Greenport Village Board members narrowly passed a controversial rental regulation law during its regular session Monday night.
Following a public hearing at which the legislation was called unconstitutional by critics, board members voted 3-2 in favor of the law — with trustees George Hubbard and Mary Bess Phillips voting in opposition.
“It seems like the common comment is that the village needs to enforce the code already on the books,” Mr. Hubbard said before the vote.
The village took up the bill more than four years ago, Mayor David Nyce said. Village officials have said the code would help eliminate illegal apartments, which can lead to excessive traffic, parking problems, a strain on municipal services and general public health and safety concerns.
Under the proposal, a family is defined as two or more persons related by blood and up to five persons not related by blood occupying a dwelling and living together as a traditional family.
At previous public hearings, critics called the law cruel, unjust and over the top. Furthermore, many argued the constitutionality of a provision in the law permitting the village to search rental properties it deems in violation.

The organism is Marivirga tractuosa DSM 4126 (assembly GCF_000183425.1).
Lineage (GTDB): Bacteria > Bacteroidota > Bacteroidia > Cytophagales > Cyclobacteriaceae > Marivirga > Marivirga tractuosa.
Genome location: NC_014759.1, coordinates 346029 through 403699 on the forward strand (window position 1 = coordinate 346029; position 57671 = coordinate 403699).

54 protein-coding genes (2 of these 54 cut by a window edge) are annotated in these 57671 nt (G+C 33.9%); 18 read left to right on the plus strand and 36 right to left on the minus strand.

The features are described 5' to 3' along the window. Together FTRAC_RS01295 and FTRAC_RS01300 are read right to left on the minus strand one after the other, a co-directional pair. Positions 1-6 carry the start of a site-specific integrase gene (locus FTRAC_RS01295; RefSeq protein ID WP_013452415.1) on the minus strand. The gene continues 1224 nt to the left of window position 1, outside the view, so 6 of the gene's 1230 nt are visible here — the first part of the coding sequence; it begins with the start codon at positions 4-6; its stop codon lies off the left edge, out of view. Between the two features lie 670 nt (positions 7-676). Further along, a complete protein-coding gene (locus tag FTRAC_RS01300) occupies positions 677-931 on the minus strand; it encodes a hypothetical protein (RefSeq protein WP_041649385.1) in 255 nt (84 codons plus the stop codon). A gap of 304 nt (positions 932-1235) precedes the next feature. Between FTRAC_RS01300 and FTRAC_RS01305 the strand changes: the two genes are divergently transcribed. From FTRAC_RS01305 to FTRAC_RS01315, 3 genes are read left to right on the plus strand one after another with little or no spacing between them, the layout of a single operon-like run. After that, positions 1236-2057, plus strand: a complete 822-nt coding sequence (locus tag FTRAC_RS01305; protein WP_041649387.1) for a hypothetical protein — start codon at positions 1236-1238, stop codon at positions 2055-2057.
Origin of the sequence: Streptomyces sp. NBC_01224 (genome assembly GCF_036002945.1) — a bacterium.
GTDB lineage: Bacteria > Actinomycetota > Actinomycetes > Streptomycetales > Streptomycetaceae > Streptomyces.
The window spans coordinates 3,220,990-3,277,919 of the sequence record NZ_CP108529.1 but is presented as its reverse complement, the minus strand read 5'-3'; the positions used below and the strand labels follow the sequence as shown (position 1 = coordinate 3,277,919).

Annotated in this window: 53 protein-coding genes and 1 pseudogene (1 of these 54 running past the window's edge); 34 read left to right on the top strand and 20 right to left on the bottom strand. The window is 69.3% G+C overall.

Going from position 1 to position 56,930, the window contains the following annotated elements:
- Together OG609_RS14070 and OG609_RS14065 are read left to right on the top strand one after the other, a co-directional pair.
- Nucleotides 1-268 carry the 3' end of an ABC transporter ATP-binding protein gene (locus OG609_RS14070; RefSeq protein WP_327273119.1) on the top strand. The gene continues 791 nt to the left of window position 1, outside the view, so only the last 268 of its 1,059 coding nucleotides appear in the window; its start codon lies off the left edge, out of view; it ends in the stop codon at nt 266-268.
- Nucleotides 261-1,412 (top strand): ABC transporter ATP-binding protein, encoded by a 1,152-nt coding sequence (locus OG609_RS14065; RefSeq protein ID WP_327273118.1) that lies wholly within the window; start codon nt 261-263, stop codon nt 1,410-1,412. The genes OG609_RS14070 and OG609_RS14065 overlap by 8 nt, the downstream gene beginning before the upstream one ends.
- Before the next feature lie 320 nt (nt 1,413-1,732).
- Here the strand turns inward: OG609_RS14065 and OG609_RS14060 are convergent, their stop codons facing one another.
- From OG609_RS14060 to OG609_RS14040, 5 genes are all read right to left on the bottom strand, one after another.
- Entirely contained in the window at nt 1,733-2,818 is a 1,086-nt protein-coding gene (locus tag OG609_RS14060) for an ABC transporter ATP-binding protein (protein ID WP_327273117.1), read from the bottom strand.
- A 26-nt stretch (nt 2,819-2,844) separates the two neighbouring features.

Tanya Palmore of the North Fork Housing Alliance said the policy makes tenants “prisoners” at the property they rent.
“Not everyone can afford to be a homeowner,” she said. “They shouldn’t be treated differently.”
Her sentiments were echoed in a letter submitted during the public hearing from Long Island Housing Services, a Bohemia-based affordable housing advocacy group, which questioned the criteria used to determine occupancy such as the number of beds, vehicles and even satellite dishes outside the residence.
Village attorney Joe Prokop said he believes Long Island Housing Services misunderstood the local law.
Speakers weren’t swayed by Mr. Prokop’s analysis. Residents voiced concerns about the establishment of a licensing review board, a five-member committee appointed by the Mayor, and approved by the village board. The new committee will be charged with monitoring rental issues, according to the law.
“Is this going to be a diverse committee or a committee of your friends?” asked Linnet Street resident Barry Latney.
While no speaker favored the law, Mayor Nyce supported the legislation.
“It think it is well written,” he said. “If the laws on the books worked, we wouldn’t need this. All this is looking to do is keep rental properties safe.”
Violators of the law will be fined up to $5,000, according to the bill.